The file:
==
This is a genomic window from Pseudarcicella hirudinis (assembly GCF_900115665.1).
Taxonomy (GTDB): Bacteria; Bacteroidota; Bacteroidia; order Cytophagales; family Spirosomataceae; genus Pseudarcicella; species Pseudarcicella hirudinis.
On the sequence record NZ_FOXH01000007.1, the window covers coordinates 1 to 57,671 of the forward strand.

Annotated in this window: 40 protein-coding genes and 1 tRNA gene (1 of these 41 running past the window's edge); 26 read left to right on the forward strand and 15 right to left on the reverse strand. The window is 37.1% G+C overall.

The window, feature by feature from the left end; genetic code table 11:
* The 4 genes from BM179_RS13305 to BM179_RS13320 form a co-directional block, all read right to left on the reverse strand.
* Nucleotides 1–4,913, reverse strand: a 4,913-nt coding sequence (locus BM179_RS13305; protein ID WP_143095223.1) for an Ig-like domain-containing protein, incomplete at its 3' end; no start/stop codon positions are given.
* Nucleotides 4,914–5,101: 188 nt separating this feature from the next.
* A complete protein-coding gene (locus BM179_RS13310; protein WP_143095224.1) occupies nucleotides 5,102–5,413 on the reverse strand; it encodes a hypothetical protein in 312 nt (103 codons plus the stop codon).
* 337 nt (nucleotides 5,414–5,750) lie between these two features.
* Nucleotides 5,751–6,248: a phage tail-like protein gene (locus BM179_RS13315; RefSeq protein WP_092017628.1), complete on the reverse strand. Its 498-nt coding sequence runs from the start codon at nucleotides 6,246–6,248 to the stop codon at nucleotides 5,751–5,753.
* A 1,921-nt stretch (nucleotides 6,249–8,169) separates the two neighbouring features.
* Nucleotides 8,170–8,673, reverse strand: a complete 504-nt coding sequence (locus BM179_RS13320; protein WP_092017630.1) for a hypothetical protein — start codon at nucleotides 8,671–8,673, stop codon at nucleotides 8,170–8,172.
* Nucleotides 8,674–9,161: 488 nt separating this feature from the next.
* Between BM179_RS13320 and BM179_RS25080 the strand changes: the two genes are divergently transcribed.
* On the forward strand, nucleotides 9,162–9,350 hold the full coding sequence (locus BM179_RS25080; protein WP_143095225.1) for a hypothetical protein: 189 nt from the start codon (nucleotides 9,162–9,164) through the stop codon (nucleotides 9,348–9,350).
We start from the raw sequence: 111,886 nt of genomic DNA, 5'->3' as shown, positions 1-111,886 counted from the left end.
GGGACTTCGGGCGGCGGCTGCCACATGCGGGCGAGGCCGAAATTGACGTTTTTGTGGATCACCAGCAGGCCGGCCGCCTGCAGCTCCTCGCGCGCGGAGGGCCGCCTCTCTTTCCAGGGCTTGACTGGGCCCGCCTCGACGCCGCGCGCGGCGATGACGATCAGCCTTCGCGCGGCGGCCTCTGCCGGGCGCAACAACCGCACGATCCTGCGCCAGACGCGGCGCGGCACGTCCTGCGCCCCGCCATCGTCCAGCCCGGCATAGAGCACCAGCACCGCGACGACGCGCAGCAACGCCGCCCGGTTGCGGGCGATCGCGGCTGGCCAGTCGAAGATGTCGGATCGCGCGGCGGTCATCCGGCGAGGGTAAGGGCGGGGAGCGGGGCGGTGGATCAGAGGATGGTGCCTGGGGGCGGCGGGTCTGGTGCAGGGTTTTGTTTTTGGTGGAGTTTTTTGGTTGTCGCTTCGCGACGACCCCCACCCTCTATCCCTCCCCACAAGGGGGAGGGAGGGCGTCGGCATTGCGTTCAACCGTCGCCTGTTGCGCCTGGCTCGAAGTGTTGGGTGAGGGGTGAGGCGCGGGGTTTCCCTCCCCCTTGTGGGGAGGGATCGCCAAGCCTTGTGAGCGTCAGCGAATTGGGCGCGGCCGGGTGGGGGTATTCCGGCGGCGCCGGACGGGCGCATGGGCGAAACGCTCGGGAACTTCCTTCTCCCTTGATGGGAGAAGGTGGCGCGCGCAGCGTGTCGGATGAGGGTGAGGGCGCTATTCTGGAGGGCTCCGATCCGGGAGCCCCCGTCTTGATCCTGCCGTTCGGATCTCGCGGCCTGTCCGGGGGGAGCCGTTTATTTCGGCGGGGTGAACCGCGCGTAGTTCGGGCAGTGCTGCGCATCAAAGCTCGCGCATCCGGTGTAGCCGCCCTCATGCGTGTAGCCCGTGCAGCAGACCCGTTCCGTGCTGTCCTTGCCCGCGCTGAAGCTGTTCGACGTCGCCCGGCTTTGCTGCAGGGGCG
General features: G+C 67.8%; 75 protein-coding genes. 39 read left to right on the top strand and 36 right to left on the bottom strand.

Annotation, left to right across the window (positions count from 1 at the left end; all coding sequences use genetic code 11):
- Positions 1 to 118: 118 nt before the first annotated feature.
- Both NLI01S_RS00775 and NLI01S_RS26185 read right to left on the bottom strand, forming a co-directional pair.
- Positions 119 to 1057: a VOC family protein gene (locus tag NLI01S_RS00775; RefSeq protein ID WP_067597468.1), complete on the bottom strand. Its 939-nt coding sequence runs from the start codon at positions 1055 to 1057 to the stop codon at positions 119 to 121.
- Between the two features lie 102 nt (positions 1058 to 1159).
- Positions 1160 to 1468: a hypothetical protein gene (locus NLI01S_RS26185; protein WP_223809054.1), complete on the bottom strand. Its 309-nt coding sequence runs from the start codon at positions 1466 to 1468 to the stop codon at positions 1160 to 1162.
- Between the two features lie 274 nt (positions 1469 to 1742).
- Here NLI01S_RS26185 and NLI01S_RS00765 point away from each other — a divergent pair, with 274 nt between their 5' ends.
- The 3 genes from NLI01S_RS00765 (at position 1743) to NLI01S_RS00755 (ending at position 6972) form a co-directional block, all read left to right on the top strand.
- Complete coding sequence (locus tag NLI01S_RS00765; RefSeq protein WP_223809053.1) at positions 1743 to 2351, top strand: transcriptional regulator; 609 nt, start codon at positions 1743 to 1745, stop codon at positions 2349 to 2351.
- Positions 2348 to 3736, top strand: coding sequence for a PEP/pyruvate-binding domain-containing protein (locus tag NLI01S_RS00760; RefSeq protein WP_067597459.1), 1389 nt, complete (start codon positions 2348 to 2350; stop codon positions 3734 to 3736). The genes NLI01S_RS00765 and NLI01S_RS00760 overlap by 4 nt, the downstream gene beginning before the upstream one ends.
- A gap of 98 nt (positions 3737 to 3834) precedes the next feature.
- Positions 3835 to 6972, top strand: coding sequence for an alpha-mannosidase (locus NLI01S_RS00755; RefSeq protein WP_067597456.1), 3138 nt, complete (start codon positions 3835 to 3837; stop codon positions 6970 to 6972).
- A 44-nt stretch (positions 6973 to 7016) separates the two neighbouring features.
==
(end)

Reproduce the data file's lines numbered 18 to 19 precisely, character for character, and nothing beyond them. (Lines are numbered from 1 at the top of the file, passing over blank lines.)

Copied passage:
GGGACTTCGGGCGGCGGCTGCCACATGCGGGCGAGGCCGAAATTGACGTTTTTGTGGATCACCAGCAGGCCGGCCGCCTGCAGCTCCTCGCGCGCGGAGGGCCGCCTCTCTTTCCAGGGCTTGACTGGGCCCGCCTCGACGCCGCGCGCGGCGATGACGATCAGCCTTCGCGCGGCGGCCTCTGCCGGGCGCAACAACCGCACGATCCTGCGCCAGACGCGGCGCGGCACGTCCTGCGCCCCGCCATCGTCCAGCCCGGCATAGAGCACCAGCACCGCGACGACGCGCAGCAACGCCGCCCGGTTGCGGGCGATCGCGGCTGGCCAGTCGAAGATGTCGGATCGCGCGGCGGTCATCCGGCGAGGGTAAGGGCGGGGAGCGGGGCGGTGGATCAGAGGATGGTGCCTGGGGGCGGCGGGTCTGGTGCAGGGTTTTGTTTTTGGTGGAGTTTTTTGGTTGTCGCTTCGCGACGACCCCCACCCTCTATCCCTCCCCACAAGGGGGAGGGAGGGCGTCGGCATTGCGTTCAACCGTCGCCTGTTGCGCCTGGCTCGAAGTGTTGGGTGAGGGGTGAGGCGCGGGGTTTCCCTCCCCCTTGTGGGGAGGGATCGCCAAGCCTTGTGAGCGTCAGCGAATTGGGCGCGGCCGGGTGGGGGTATTCCGGCGGCGCCGGACGGGCGCATGGGCGAAACGCTCGGGAACTTCCTTCTCCCTTGATGGGAGAAGGTGGCGCGCGCAGCGTGTCGGATGAGGGTGAGGGCGCTATTCTGGAGGGCTCCGATCCGGGAGCCCCCGTCTTGATCCTGCCGTTCGGATCTCGCGGCCTGTCCGGGGGGAGCCGTTTATTTCGGCGGGGTGAACCGCGCGTAGTTCGGGCAGTGCTGCGCATCAAAGCTCGCGCATCCGGTGTAGCCGCCCTCATGCGTGTAGCCCGTGCAGCAGACCCGTTCCGTGCTGTCCTTGCCCGCGCTGAAGCTGTTCGACGTCGCCCGGCTTTGCTGCAGGGGCG
General features: G+C 67.8%; 75 protein-coding genes. 39 read left to right on the top strand and 36 right to left on the bottom strand.